The purpose of this study was to develop a post-TAVR protocol to standardize care and advance the patient efficiently from the operating room to discharge and to evaluate the effect of such a protocol on LOS, quality of life, and early mobility. This study was approved by the Maimonides Medical Center institutional review board and met criteria for exemption as a quality improvement study.
This study used a pre-post design, with data gathered at points before and after the intervention according to a plan-do-study-act (PDSA) quality improvement approach. We sought to educate and obtain feedback from nurses, nurse practitioners, physical therapists, and support staff before and every 2 months after implementation of the intervention. The educational sessions occurred over a 6-month PDSA period from October 2019 through March 2020. The order set was implemented in October 2019 and has been used for patients meeting the inclusion criteria after the TAVR procedure.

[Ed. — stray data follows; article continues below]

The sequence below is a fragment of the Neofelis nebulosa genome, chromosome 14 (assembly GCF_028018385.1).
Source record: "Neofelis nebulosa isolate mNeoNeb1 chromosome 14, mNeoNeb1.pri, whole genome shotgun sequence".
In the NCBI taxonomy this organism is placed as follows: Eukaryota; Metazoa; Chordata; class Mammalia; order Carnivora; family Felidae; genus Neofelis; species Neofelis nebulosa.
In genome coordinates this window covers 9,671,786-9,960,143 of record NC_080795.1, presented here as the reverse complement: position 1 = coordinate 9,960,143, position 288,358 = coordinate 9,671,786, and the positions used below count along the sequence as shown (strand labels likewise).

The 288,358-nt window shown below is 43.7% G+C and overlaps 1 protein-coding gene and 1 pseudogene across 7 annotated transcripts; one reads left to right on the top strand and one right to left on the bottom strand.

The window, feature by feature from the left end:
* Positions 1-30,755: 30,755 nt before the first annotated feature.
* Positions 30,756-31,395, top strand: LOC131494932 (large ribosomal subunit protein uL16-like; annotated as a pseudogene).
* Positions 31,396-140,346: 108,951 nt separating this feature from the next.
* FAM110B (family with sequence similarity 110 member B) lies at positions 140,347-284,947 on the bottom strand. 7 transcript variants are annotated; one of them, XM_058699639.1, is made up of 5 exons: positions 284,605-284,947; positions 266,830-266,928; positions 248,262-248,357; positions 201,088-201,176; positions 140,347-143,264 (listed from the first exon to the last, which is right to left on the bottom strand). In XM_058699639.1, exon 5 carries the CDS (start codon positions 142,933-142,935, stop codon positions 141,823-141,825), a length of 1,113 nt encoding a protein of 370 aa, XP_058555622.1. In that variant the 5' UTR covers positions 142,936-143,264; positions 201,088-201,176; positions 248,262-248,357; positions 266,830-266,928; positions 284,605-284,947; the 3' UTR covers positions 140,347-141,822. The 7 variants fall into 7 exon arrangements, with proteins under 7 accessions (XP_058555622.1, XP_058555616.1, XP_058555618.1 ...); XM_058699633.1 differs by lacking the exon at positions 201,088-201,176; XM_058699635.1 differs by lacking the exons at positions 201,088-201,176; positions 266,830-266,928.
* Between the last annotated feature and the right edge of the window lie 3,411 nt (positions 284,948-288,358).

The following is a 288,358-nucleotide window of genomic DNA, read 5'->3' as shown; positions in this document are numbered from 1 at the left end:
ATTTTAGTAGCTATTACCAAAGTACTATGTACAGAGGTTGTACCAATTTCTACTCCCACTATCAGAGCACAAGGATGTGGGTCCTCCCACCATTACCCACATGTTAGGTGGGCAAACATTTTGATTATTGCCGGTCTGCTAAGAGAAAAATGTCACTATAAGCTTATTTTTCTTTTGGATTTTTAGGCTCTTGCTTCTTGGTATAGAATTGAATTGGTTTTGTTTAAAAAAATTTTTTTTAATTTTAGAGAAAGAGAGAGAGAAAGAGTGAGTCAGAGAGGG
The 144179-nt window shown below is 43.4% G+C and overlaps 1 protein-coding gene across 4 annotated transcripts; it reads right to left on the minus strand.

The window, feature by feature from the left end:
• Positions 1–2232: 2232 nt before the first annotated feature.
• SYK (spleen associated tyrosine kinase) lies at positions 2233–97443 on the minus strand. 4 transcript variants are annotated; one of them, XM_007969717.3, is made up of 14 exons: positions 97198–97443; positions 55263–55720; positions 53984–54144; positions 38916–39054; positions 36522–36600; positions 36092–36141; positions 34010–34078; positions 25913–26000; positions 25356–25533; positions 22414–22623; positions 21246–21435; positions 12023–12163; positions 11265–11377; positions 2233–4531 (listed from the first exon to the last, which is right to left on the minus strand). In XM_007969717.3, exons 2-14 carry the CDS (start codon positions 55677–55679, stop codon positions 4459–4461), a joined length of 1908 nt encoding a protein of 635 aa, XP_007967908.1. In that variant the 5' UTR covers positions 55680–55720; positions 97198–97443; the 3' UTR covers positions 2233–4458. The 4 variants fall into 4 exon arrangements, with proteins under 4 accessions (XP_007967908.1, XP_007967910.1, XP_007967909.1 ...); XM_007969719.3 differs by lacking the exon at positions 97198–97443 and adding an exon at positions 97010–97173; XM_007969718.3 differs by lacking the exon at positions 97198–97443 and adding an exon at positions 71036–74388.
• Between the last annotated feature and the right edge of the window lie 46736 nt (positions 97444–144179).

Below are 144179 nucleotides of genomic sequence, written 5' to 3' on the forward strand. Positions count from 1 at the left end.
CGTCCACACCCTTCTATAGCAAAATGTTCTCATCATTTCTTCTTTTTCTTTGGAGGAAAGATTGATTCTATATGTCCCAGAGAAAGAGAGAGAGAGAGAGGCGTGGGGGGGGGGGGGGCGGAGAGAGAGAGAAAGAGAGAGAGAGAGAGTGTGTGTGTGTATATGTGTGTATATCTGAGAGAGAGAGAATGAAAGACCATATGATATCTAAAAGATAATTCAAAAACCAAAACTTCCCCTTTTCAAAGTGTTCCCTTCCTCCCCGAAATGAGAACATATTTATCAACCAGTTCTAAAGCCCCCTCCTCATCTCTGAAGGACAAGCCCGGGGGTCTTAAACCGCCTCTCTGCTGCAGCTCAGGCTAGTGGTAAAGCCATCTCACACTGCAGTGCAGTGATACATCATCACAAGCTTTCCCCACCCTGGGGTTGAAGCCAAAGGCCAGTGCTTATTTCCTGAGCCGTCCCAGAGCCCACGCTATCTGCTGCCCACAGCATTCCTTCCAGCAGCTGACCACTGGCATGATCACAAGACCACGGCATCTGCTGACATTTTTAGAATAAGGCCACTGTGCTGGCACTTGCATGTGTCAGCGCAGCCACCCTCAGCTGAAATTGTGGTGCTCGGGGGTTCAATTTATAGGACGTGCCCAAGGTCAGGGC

Setting and Patient Selection
All post-TAVR patients at Maimonides Medical Center who met inclusion criteria from October 2019 through March 2020 were eligible to participate in the study, including patients deemed TAVR candidates and those undergoing mitral or aortic valve-in-valve procedures. Patients who could not be successfully extubated in the operating room, experienced a major vascular complication or a major stroke after the procedure, or died were excluded. Patients undergoing a mitral clip procedure were also excluded. Patients who underwent TAVR from April through September 2019 made up the preintervention group. Data for this group were obtained by means of retrospective record reviews and accessing the transcatheter valve therapy registry. Patients who underwent TAVR after the implementation of the TAVR-specific order set from October 2019 through March 2020 and met inclusion criteria made up the postintervention group.